Are there any "fake" French words used in English? By "fake French" I mean words that are of French origin but are not actually correct French. This could happen if the word changes as it becomes adopted by English speakers. "Fake" may not be the best term for this -- if anyone can think of something better, please let me know. I mean French-derived terms that have evolved to the point of no longer being common-usage French.
Some examples of the reverse, i.e. "fake English" words used in French:
- relooking, which means makeover -- this is derived from the English word "look" but "relooking" is not used by English speakers
- happy end -- minor difference, but in the US at least we say "happy ending" and not "happy end"
- brushing -- blow-drying your hair is called "un brushing", clearly derived from English, but if you announce "I'm going to get a brushing today" nobody will understand you
- afterwork -- I'm not certain here, but I think "an afterwork" is extremely rare in English. In French, however, "un afterwork" is common and refers to meeting up after work, e.g. at a bar
- smoking -- in French, "un smoking" is a fancy dinner jacket, which comes from the English "smoking jacket" -- but you can't say "I'm going to wear a smoking tonight" in English, at least not in the US
- Inspired by Dan's comment: footing means a jog; you can't say "I'm going on a footing" in English
- Found after following links on wiktionary: un lifting means a facelift; it's another English-derived French word that was never actually used by English speakers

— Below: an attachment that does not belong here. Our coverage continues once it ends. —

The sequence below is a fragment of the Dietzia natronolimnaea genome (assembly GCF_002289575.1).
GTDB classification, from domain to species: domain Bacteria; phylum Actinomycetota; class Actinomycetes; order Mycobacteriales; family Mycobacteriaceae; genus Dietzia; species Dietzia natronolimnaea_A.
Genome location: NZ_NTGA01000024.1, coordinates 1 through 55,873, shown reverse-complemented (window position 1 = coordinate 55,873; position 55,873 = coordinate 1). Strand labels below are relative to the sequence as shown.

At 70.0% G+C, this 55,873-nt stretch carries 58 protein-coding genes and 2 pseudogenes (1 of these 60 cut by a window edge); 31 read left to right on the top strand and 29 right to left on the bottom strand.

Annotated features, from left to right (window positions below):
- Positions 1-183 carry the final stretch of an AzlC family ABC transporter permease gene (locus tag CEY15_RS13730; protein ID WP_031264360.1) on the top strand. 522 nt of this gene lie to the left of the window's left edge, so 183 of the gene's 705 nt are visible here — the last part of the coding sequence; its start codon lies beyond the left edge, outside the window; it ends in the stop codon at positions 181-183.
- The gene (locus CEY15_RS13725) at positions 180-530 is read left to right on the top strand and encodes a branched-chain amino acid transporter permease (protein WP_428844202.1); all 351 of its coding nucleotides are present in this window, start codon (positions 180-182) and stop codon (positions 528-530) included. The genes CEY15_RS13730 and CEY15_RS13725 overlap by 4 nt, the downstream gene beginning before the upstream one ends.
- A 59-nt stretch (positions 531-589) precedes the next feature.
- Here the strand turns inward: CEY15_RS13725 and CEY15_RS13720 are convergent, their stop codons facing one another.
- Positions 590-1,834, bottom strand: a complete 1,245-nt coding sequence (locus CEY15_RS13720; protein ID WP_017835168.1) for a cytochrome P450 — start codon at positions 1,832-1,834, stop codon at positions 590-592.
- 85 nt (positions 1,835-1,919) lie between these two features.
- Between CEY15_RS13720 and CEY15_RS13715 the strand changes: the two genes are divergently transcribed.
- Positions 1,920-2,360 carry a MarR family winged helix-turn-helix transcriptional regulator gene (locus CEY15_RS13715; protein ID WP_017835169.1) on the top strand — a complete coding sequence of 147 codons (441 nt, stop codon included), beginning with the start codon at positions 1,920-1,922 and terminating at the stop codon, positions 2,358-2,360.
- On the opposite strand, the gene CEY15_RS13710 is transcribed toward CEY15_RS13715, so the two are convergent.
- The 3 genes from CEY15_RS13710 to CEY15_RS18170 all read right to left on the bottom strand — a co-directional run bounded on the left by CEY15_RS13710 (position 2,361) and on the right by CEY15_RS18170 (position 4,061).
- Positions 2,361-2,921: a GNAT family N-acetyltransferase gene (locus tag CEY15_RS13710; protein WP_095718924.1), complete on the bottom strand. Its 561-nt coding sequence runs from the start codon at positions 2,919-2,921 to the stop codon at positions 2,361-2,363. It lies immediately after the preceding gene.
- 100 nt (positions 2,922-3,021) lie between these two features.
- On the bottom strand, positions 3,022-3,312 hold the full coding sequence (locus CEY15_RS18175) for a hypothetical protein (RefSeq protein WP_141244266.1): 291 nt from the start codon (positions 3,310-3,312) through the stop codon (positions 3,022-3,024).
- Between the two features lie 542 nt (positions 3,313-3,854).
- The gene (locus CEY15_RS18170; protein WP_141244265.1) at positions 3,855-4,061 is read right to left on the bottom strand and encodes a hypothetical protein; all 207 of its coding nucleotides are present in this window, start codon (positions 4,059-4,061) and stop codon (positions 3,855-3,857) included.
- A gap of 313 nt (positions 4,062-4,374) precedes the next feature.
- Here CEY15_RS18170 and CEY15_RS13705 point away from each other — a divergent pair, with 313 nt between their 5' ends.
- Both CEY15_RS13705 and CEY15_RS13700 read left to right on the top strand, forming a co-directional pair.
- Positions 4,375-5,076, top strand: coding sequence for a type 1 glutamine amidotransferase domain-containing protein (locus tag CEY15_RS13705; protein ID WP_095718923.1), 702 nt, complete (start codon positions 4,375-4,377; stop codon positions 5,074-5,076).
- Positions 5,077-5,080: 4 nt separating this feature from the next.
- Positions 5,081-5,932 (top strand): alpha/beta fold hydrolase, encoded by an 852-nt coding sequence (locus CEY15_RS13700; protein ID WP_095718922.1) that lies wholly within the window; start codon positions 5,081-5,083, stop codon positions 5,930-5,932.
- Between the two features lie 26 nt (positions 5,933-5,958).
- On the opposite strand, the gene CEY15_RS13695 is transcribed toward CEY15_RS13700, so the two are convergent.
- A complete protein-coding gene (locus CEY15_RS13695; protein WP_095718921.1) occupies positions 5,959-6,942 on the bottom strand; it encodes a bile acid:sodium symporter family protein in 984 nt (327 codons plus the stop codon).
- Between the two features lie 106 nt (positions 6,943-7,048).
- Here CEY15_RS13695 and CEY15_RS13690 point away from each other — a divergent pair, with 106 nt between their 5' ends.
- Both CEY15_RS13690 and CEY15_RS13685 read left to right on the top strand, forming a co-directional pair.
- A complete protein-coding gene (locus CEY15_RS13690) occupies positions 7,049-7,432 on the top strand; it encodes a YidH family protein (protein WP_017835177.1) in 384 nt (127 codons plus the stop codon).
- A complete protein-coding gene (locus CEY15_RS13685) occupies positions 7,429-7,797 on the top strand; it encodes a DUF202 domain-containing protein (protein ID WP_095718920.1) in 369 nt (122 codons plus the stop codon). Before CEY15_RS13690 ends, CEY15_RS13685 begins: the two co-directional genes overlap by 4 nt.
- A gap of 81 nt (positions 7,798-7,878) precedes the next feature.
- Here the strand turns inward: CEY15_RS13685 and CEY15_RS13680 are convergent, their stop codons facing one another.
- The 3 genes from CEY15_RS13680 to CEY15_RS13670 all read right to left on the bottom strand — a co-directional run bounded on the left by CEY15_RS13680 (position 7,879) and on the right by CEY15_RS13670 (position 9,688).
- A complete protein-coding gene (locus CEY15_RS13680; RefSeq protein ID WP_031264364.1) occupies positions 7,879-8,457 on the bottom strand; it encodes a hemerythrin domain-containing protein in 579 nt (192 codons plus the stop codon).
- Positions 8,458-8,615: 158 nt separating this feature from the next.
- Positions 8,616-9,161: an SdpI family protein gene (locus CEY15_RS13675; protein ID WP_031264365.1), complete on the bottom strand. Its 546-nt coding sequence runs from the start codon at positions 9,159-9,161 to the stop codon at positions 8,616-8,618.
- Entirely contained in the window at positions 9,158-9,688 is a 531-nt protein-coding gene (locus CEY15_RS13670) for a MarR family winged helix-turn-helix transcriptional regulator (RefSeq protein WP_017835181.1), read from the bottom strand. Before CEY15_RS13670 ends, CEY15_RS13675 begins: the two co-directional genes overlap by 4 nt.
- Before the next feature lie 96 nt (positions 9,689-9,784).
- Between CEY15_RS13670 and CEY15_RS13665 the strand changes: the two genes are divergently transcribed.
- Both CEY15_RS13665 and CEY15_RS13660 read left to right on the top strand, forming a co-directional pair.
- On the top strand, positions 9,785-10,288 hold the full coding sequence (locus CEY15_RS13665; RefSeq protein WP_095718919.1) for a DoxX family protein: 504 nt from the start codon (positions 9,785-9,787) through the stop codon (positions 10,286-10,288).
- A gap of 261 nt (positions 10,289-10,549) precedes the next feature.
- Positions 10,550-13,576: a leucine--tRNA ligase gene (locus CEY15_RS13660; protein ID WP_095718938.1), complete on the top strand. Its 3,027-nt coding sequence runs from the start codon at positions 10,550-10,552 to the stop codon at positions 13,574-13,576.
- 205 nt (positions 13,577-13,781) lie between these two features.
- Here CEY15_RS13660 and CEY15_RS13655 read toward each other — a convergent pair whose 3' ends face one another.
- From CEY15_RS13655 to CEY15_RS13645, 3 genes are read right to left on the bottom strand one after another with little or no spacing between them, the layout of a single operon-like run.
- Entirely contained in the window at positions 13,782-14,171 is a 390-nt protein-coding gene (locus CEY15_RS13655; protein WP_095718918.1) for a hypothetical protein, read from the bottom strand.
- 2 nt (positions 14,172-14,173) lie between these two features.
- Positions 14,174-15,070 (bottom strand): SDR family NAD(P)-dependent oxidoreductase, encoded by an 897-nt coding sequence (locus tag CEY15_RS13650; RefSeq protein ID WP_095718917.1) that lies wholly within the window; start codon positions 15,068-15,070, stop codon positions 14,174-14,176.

The word "fake" in my title might be confusing -- I'm not looking for words that are pronounced with fake French accents, but rather for French-derived words that have evolved to the point of no longer being common-usage French (or that were never used in French to begin with, the way the French word footing was never used in English).
This question was closed for being too broad; this edit is an attempt to narrow it down.
I'm looking specifically for words that (a) are used in English; (b) are derived from French; but (c) would not make sense to a French speaker, either because the word was never used in French in the first place, or because the French and English versions of the word have drifted extremely far apart.
An example of the reverse is "un footing" in French: "a footing" is complete nonsense in English, and it would be hard to even guess what it means.
Some examples of words that aren't what I'm looking for:
- The US usage of entrée doesn't really satisfy criterion (c) above: sure, the meanings have diverged a little bit, but barely.
- Same comment as above for the US usage of petite -- it's still understandable to a French speaker.
I'm particularly interested in French-derived words that were never used in French, the way "footing" and "relooking" were never used in English.